The idea is for us to wake up and immediately pull out an 8 ½ x 11 single-spaced journal and write 3 pages. These 3 pages can be… are to be about anything and everything. These pages are stream-of-consciousness about whatever is flowing through your mind. You won’t share these pages with anyone. In fact, these aren’t the type of journals that you are necessarily going to want to go back and read either. They are a tool to simply create awareness and free your mind of the random chatter that flows through it at that time.
Now Julia Cameron has a few strongly held opinions about how best to do Morning Pages:
1) first thing in the morning
2) pen on paper, hand-written
3) 3 full pages long
She has sound rationale for recommending this format… and if you can accomplish your Morning Pages this way, I’d do it. However, if one or all of these don’t work for you – I’d suggest finding a format that does work for you. I think the value of sitting down to write 3 pages of uncensored, free-form thoughts, in whatever format, is more important than the exact way that you do it.
I did some online research to find benefits that people found from doing regular Morning Pages. Here are a few:
- Clarity – Your mind will feel less clouded and a lot clearer.
- Anxiety-reduction – All our less than stage-ready emotions that we want to express can be done safely in the Morning Pages. Often, once they are put on paper, they lose their power and the ability to release them becomes more natural and easy.
- Focus -You’ll find you have more focus and clear intentions about your projects and your day-to-day goals and activities.
- Less negativity, less complaining – Since you’re kvetching to your Morning Pages, you’ll discover you have less of a need to do it anywhere else.
- More Action-Oriented – As you write about things you want to get done, you’ll likely see yourself taking more action on those things. You’ll find opportunities are popping up in places you never expected. The more you talk to your Morning Pages about it, the more you’ll want to make it happen.
- Breaking of habits – This one intrigues me. By shining a mirror on habits both known and unknown, Morning Pages brings them into view. In doing this, you can learn to both have compassion for yourself and more readily see solutions and tools that you can utilize to release yourself from these habits.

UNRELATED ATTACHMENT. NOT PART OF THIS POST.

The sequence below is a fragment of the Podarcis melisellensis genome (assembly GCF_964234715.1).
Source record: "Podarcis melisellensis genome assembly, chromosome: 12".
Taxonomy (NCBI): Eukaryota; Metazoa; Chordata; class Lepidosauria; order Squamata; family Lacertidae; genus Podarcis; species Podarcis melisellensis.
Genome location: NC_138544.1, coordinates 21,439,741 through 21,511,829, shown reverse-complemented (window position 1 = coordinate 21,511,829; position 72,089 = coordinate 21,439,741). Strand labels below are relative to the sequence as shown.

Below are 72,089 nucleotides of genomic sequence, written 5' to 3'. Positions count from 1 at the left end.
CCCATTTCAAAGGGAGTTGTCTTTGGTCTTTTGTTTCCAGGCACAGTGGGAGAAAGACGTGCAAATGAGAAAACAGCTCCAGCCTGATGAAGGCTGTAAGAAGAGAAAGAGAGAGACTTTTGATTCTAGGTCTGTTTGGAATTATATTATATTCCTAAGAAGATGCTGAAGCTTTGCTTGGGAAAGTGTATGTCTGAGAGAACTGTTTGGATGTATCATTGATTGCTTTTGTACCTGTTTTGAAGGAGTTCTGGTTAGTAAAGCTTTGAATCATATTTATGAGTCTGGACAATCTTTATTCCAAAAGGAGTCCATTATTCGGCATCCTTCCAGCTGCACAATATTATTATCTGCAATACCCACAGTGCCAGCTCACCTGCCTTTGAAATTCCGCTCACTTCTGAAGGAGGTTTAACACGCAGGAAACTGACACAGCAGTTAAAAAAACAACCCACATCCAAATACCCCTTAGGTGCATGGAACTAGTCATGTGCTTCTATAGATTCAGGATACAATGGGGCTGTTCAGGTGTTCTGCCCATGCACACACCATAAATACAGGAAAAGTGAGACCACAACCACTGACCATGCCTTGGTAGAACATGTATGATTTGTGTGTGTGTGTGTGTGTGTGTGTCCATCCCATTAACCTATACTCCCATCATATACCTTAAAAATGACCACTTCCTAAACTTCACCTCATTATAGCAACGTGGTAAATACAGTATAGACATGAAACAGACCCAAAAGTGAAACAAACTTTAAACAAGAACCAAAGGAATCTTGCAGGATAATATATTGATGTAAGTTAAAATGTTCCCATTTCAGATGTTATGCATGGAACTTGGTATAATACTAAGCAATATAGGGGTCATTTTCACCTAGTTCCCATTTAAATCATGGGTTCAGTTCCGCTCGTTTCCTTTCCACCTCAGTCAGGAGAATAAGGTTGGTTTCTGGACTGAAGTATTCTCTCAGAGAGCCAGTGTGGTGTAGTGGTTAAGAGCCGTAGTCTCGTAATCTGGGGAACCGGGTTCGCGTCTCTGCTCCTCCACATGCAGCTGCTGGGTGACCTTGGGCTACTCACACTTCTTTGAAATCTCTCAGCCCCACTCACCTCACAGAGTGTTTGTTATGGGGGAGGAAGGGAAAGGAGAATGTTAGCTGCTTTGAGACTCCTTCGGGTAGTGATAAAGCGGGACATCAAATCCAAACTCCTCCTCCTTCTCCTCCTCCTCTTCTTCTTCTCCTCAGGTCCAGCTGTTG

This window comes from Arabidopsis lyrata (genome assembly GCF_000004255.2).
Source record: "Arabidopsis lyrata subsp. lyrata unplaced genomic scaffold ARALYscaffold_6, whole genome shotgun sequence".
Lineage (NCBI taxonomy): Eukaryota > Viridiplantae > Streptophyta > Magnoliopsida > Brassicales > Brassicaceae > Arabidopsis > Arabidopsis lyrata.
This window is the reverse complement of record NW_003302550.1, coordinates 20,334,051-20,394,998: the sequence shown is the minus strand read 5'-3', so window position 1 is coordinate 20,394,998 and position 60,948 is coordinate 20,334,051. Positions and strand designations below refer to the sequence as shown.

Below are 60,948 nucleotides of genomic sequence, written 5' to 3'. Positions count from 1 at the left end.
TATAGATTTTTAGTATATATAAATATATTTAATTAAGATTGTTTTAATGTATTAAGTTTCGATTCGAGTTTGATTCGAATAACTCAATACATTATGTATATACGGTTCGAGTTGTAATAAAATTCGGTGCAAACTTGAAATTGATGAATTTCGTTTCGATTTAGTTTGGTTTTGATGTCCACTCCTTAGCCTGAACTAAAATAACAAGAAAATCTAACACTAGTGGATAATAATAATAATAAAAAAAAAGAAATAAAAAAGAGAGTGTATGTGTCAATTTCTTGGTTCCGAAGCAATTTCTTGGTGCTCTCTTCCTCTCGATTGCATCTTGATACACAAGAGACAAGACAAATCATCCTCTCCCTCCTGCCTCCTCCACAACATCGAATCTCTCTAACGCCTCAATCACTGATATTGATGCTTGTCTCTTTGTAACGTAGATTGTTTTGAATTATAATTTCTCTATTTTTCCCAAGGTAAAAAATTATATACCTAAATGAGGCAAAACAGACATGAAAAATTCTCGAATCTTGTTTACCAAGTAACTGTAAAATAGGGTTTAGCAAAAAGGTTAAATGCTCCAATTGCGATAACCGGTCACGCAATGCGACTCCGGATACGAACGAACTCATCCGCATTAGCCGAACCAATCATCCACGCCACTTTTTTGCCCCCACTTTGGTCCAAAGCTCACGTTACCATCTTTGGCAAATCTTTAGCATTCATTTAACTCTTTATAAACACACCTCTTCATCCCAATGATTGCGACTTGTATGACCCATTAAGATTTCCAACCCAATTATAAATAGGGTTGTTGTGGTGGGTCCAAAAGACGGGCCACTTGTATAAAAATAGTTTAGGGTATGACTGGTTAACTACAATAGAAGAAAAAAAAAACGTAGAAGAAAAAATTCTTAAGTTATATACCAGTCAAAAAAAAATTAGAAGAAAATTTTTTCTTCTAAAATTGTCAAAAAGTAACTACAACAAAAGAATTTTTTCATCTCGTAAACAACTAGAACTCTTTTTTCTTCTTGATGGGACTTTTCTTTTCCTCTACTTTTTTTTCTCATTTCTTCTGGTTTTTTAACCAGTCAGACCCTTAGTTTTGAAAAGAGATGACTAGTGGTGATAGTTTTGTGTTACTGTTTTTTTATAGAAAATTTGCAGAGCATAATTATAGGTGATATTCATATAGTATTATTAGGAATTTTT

- Increased conscious and subconscious problem-solving -You’ll tell your Pages about a problem you’re having one day, and a few days later (or maybe even later that same day), a solution will come up.
- Increased creativity – Your creativity will begin to flourish. You’ll have more ideas than you ever imagined.
- Clearing blocks - Many people say doing their Morning Pages facilitates a loosening and ultimate release of creative blocks they have experienced.
- Increased ideas flowing in - You’ll have so many ideas coming to you, you won’t know what to do with them all. The more you write your pages, the more your brain works on what you are up to – and it begins to generate ideas easily and readily.
So, to recap:
1) Morning Pages are a tool.
Morning Pages will center you, steady you, empower you, enlighten you. They will comfort you, console you, stimulate you, intrigue you, challenge, irritate, and activate you.”
- Julia Cameron, Vein of Gold
2) They are private – not to be read by anyone…. preferably not even reread by you for quite some time (many teachers recommend letting them sit at least a month before thumbing through them again).
3) Three pages of 8 ½ x 11 page of uncensored, free-thought/association writing about anything and everything that crosses your mind. (If you can’t write by hand, several sources I found recommended http://750words.com/ as an online tool for Morning Pages.)
4) These pages are not meant to be literature or art. Let you writing and mind flow without concern for content, structure or grammar.
This blog post, How to Start Writing Morning Pages Everyday, is a good one:
If you don’t already do them, incorporate Morning Pages into your daily routine for the rest of our class time together. Feel free to share with the rest of us, at any point, any discoveries/observations you make about the process as you experience it.Leave a Comment | Permalink
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10 week online course inspired by Julia Cameron’s The Vein of Gold – $70
A Journey to Your Creative Heart